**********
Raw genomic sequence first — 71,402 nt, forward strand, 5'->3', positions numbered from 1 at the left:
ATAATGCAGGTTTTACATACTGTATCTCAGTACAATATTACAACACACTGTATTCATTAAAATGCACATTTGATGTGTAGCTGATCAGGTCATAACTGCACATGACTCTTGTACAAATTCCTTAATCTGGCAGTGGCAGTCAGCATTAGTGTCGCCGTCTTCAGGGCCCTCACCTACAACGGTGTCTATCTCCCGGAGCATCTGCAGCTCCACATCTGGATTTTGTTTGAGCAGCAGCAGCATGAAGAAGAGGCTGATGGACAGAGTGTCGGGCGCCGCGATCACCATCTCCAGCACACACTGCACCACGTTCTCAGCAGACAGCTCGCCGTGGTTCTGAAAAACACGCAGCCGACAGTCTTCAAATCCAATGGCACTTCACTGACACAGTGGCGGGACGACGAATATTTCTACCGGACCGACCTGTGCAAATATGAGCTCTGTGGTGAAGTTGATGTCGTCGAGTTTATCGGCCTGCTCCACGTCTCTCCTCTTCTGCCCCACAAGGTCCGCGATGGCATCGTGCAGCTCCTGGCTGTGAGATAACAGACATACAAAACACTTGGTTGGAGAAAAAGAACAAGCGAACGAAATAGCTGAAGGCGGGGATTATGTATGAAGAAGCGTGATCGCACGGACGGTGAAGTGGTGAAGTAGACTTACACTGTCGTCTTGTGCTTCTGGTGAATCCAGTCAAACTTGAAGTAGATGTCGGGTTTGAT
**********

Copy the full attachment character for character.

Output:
Raw genomic sequence first — 71,402 nt, forward strand, 5'->3', positions numbered from 1 at the left:
ATAATGCAGGTTTTACATACTGTATCTCAGTACAATATTACAACACACTGTATTCATTAAAATGCACATTTGATGTGTAGCTGATCAGGTCATAACTGCACATGACTCTTGTACAAATTCCTTAATCTGGCAGTGGCAGTCAGCATTAGTGTCGCCGTCTTCAGGGCCCTCACCTACAACGGTGTCTATCTCCCGGAGCATCTGCAGCTCCACATCTGGATTTTGTTTGAGCAGCAGCAGCATGAAGAAGAGGCTGATGGACAGAGTGTCGGGCGCCGCGATCACCATCTCCAGCACACACTGCACCACGTTCTCAGCAGACAGCTCGCCGTGGTTCTGAAAAACACGCAGCCGACAGTCTTCAAATCCAATGGCACTTCACTGACACAGTGGCGGGACGACGAATATTTCTACCGGACCGACCTGTGCAAATATGAGCTCTGTGGTGAAGTTGATGTCGTCGAGTTTATCGGCCTGCTCCACGTCTCTCCTCTTCTGCCCCACAAGGTCCGCGATGGCATCGTGCAGCTCCTGGCTGTGAGATAACAGACATACAAAACACTTGGTTGGAGAAAAAGAACAAGCGAACGAAATAGCTGAAGGCGGGGATTATGTATGAAGAAGCGTGATCGCACGGACGGTGAAGTGGTGAAGTAGACTTACACTGTCGTCTTGTGCTTCTGGTGAATCCAGTCAAACTTGAAGTAGATGTCGGGTTTGAT